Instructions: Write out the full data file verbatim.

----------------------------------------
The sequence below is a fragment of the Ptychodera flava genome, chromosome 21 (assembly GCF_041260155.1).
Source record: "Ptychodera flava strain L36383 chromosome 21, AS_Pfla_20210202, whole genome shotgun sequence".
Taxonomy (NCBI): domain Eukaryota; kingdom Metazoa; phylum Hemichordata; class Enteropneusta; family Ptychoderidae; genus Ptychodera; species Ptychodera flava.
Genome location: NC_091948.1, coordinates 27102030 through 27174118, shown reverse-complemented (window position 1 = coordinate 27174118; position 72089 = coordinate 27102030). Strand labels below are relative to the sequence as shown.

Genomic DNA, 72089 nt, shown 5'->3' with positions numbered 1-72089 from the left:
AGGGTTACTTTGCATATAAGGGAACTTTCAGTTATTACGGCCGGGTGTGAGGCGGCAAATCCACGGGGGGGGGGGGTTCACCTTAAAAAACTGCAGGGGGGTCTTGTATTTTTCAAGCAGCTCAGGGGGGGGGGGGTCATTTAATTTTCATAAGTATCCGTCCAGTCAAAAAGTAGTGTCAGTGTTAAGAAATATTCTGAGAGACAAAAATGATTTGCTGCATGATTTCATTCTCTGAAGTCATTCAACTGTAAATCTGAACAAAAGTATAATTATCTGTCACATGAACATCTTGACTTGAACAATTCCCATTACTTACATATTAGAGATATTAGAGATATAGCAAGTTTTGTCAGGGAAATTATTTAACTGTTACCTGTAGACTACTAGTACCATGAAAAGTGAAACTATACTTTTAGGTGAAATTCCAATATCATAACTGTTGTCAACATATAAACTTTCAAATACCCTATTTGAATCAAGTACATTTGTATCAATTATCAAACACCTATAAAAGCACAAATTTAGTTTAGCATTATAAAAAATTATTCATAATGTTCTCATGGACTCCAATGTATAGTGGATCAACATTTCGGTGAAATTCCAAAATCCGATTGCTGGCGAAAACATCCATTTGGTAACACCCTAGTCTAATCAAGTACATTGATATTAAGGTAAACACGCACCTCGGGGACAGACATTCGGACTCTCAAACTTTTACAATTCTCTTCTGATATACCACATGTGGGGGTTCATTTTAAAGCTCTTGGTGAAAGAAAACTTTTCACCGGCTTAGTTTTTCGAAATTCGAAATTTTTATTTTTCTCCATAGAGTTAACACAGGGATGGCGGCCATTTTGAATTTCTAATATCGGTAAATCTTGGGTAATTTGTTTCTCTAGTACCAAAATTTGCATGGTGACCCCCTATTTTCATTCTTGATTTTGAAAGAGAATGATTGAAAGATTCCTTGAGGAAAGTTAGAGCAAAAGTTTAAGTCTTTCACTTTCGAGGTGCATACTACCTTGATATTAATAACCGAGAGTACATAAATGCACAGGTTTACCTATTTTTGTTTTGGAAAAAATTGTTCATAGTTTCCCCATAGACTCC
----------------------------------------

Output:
The sequence below is a fragment of the Ptychodera flava genome, chromosome 21 (assembly GCF_041260155.1).
Source record: "Ptychodera flava strain L36383 chromosome 21, AS_Pfla_20210202, whole genome shotgun sequence".
Taxonomy (NCBI): domain Eukaryota; kingdom Metazoa; phylum Hemichordata; class Enteropneusta; family Ptychoderidae; genus Ptychodera; species Ptychodera flava.
Genome location: NC_091948.1, coordinates 27102030 through 27174118, shown reverse-complemented (window position 1 = coordinate 27174118; position 72089 = coordinate 27102030). Strand labels below are relative to the sequence as shown.

Genomic DNA, 72089 nt, shown 5'->3' with positions numbered 1-72089 from the left:
AGGGTTACTTTGCATATAAGGGAACTTTCAGTTATTACGGCCGGGTGTGAGGCGGCAAATCCACGGGGGGGGGGGGTTCACCTTAAAAAACTGCAGGGGGGTCTTGTATTTTTCAAGCAGCTCAGGGGGGGGGGGGTCATTTAATTTTCATAAGTATCCGTCCAGTCAAAAAGTAGTGTCAGTGTTAAGAAATATTCTGAGAGACAAAAATGATTTGCTGCATGATTTCATTCTCTGAAGTCATTCAACTGTAAATCTGAACAAAAGTATAATTATCTGTCACATGAACATCTTGACTTGAACAATTCCCATTACTTACATATTAGAGATATTAGAGATATAGCAAGTTTTGTCAGGGAAATTATTTAACTGTTACCTGTAGACTACTAGTACCATGAAAAGTGAAACTATACTTTTAGGTGAAATTCCAATATCATAACTGTTGTCAACATATAAACTTTCAAATACCCTATTTGAATCAAGTACATTTGTATCAATTATCAAACACCTATAAAAGCACAAATTTAGTTTAGCATTATAAAAAATTATTCATAATGTTCTCATGGACTCCAATGTATAGTGGATCAACATTTCGGTGAAATTCCAAAATCCGATTGCTGGCGAAAACATCCATTTGGTAACACCCTAGTCTAATCAAGTACATTGATATTAAGGTAAACACGCACCTCGGGGACAGACATTCGGACTCTCAAACTTTTACAATTCTCTTCTGATATACCACATGTGGGGGTTCATTTTAAAGCTCTTGGTGAAAGAAAACTTTTCACCGGCTTAGTTTTTCGAAATTCGAAATTTTTATTTTTCTCCATAGAGTTAACACAGGGATGGCGGCCATTTTGAATTTCTAATATCGGTAAATCTTGGGTAATTTGTTTCTCTAGTACCAAAATTTGCATGGTGACCCCCTATTTTCATTCTTGATTTTGAAAGAGAATGATTGAAAGATTCCTTGAGGAAAGTTAGAGCAAAAGTTTAAGTCTTTCACTTTCGAGGTGCATACTACCTTGATATTAATAACCGAGAGTACATAAATGCACAGGTTTACCTATTTTTGTTTTGGAAAAAATTGTTCATAGTTTCCCCATAGACTCC